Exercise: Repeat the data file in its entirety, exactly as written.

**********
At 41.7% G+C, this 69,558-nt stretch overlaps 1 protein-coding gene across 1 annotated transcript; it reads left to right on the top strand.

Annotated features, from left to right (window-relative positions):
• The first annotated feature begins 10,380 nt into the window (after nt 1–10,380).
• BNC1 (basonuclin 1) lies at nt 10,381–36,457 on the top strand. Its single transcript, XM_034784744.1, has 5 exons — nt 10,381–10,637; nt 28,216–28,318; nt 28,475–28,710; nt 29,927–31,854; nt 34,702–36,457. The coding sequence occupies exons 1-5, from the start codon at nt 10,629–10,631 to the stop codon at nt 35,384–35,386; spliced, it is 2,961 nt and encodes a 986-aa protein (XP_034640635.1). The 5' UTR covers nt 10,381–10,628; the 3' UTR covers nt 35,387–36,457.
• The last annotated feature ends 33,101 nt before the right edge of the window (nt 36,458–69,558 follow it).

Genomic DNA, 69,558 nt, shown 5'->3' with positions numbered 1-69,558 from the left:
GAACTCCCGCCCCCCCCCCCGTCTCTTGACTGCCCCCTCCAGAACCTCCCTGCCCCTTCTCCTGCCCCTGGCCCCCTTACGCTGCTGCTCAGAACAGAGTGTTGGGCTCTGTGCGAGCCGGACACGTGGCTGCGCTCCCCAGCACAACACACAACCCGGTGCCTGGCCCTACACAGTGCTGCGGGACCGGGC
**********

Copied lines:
At 41.7% G+C, this 69,558-nt stretch overlaps 1 protein-coding gene across 1 annotated transcript; it reads left to right on the top strand.

Annotated features, from left to right (window-relative positions):
• The first annotated feature begins 10,380 nt into the window (after nt 1–10,380).
• BNC1 (basonuclin 1) lies at nt 10,381–36,457 on the top strand. Its single transcript, XM_034784744.1, has 5 exons — nt 10,381–10,637; nt 28,216–28,318; nt 28,475–28,710; nt 29,927–31,854; nt 34,702–36,457. The coding sequence occupies exons 1-5, from the start codon at nt 10,629–10,631 to the stop codon at nt 35,384–35,386; spliced, it is 2,961 nt and encodes a 986-aa protein (XP_034640635.1). The 5' UTR covers nt 10,381–10,628; the 3' UTR covers nt 35,387–36,457.
• The last annotated feature ends 33,101 nt before the right edge of the window (nt 36,458–69,558 follow it).

Genomic DNA, 69,558 nt, shown 5'->3' with positions numbered 1-69,558 from the left:
GAACTCCCGCCCCCCCCCCCGTCTCTTGACTGCCCCCTCCAGAACCTCCCTGCCCCTTCTCCTGCCCCTGGCCCCCTTACGCTGCTGCTCAGAACAGAGTGTTGGGCTCTGTGCGAGCCGGACACGTGGCTGCGCTCCCCAGCACAACACACAACCCGGTGCCTGGCCCTACACAGTGCTGCGGGACCGGGC